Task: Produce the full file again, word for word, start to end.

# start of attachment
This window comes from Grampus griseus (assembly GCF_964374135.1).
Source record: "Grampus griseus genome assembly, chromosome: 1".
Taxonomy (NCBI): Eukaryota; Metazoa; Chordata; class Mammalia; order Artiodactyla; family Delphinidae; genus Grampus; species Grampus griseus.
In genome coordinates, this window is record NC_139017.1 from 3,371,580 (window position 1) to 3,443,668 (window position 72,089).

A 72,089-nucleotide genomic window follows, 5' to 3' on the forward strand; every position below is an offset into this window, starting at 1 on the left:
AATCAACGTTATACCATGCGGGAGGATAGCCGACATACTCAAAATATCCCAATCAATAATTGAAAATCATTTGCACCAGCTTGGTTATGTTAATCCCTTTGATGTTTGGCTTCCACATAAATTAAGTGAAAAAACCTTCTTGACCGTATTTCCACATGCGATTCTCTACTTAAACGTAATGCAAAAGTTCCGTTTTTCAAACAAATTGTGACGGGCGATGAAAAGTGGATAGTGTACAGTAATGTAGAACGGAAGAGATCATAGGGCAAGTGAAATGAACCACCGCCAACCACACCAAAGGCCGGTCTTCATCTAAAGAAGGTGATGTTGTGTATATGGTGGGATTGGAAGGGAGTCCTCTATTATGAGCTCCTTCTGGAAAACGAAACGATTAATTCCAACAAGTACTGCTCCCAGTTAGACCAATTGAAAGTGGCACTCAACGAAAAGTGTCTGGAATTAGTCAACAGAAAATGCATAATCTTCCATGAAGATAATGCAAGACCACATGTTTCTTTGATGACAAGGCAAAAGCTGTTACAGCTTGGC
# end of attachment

This window comes from Grampus griseus (assembly GCF_964374135.1).
Source record: "Grampus griseus genome assembly, chromosome: 1".
Taxonomy (NCBI): Eukaryota; Metazoa; Chordata; class Mammalia; order Artiodactyla; family Delphinidae; genus Grampus; species Grampus griseus.
In genome coordinates, this window is record NC_139017.1 from 3,371,580 (window position 1) to 3,443,668 (window position 72,089).

A 72,089-nucleotide genomic window follows, 5' to 3' on the forward strand; every position below is an offset into this window, starting at 1 on the left:
AATCAACGTTATACCATGCGGGAGGATAGCCGACATACTCAAAATATCCCAATCAATAATTGAAAATCATTTGCACCAGCTTGGTTATGTTAATCCCTTTGATGTTTGGCTTCCACATAAATTAAGTGAAAAAACCTTCTTGACCGTATTTCCACATGCGATTCTCTACTTAAACGTAATGCAAAAGTTCCGTTTTTCAAACAAATTGTGACGGGCGATGAAAAGTGGATAGTGTACAGTAATGTAGAACGGAAGAGATCATAGGGCAAGTGAAATGAACCACCGCCAACCACACCAAAGGCCGGTCTTCATCTAAAGAAGGTGATGTTGTGTATATGGTGGGATTGGAAGGGAGTCCTCTATTATGAGCTCCTTCTGGAAAACGAAACGATTAATTCCAACAAGTACTGCTCCCAGTTAGACCAATTGAAAGTGGCACTCAACGAAAAGTGTCTGGAATTAGTCAACAGAAAATGCATAATCTTCCATGAAGATAATGCAAGACCACATGTTTCTTTGATGACAAGGCAAAAGCTGTTACAGCTTGGC